Research
 Open Access
 Published:
Twostep approach for assessing the health effects of environmental chemical mixtures: application to simulated datasets and real data from the Navajo Birth Cohort Study
Environmental Health volume 18, Article number: 46 (2019)
Abstract
Background
There is increasing interest in examining the consequences of simultaneous exposures to chemical mixtures. However, a consensus or recommendations on how to appropriately select the statistical approach analyzing the health effects of mixture exposures which best aligns with study goals has not been well established. We recognize the limitations that existing methods have in effectively reducing data dimension and detecting interaction effects when analyzing chemical mixture exposures collected in high dimensional datasets with varying degrees of variable intercorrelations. In this research, we aim to examine the performance of a twostep statistical approach in addressing the analytical challenges of chemical mixture exposures using two simulated data sets, and an existing data set from the Navajo Birth Cohort Study as a representative case study.
Methods
We propose to use a twostep approach: a robust variable selection step using the random forest approach followed by adaptive lasso methods that incorporate both dimensionality reduction and quantification of the degree of association between the chemical exposures and the outcome of interest, including interaction terms. We compared the proposed method with other approaches including (1) single step adaptive lasso; and (2) twostep Classification and regression trees (CART) followed by adaptive lasso method.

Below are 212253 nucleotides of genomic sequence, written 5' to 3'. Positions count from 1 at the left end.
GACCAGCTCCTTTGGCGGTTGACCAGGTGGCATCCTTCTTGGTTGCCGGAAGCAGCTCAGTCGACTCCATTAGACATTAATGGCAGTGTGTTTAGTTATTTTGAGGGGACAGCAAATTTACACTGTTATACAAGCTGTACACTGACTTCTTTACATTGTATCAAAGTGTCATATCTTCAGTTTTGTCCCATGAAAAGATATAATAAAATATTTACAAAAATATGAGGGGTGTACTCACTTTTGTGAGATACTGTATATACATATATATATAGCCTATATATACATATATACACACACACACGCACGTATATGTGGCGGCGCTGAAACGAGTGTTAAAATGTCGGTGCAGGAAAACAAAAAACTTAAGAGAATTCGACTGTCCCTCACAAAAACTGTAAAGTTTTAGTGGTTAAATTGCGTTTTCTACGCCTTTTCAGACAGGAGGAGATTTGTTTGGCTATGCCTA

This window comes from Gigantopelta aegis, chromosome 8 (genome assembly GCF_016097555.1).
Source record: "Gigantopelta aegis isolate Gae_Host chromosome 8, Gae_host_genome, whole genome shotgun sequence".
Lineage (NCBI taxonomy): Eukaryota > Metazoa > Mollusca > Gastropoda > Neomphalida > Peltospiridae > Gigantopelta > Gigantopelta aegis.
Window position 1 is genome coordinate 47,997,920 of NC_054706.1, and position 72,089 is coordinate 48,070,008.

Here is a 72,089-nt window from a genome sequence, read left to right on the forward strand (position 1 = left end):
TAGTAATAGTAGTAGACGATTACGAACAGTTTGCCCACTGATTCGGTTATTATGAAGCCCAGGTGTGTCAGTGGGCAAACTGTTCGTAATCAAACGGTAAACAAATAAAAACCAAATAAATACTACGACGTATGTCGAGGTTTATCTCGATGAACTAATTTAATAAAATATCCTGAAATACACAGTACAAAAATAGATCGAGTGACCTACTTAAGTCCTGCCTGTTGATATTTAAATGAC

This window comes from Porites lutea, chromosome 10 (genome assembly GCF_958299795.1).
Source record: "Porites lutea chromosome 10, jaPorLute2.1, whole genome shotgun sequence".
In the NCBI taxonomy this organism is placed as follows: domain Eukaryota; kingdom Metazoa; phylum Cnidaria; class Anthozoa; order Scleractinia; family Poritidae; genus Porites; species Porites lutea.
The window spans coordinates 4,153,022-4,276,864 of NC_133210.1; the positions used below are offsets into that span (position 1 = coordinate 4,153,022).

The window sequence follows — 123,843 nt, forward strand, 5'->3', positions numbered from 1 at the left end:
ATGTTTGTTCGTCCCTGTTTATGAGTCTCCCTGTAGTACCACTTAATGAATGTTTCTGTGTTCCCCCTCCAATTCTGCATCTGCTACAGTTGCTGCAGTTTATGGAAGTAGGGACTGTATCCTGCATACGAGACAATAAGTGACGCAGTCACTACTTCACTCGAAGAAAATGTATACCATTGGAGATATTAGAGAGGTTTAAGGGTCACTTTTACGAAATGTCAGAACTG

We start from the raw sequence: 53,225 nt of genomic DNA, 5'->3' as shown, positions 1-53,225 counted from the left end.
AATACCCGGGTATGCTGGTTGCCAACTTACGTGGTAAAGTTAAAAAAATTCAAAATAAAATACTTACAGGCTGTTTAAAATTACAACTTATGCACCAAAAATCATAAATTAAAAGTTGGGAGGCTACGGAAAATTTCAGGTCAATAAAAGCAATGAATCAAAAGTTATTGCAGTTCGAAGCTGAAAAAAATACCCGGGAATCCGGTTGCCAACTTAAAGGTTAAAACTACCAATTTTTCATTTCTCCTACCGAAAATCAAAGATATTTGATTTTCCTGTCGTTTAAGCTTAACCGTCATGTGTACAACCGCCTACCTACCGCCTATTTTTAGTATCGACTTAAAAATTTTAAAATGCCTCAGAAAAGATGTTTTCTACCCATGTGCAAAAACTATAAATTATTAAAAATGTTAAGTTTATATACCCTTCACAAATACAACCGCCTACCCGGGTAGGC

Results
Utilizing simulated data sets and applying the method to a reallife dataset from the Navajo Birth Cohort Study, we have demonstrated good performance of the proposed twostep approach. Results from the simulation datasets indicated the effectiveness of variable dimension reduction and reliable identification of a parsimonious model compared to other methods: singlestep adaptive lasso or twostep CART followed by adaptive lasso method.
Conclusions
Our proposed twostep approach provides a robust way of analyzing the effects of highthroughput chemical mixture exposures on health outcomes by combining the strengths of variable selection and adaptive shrinkage strategies.
Background
Environmental chemical exposures often occur in mixtures and to our knowledge there is no consensus or established recommendations on how to appropriately select the statistical approach which best aligns with study goals assessing the health effects of mixture exposures [1,2,3]. The analytical challenges of complex mixtures are multifold. First, as humans are routinely exposed to multiple chemicals simultaneously or sequentially, high dimensionality of environmental chemical exposure data is common. Second, the toxicity of individual chemicals may depend on their interactions with other chemicals. Third, the nonlinear doseresponse relationship is not commonly considered due to the difficult interpretation of multidimensional interactions. Fourth, statistical methods which appropriately incorporate the multicollinearity among chemicals have not been extensively investigated. Lastly, with the existence of multiple metal exposures along with the interactions among them, the statistical power for identification of the interaction effects is often low considering the large number of pairwise interactions.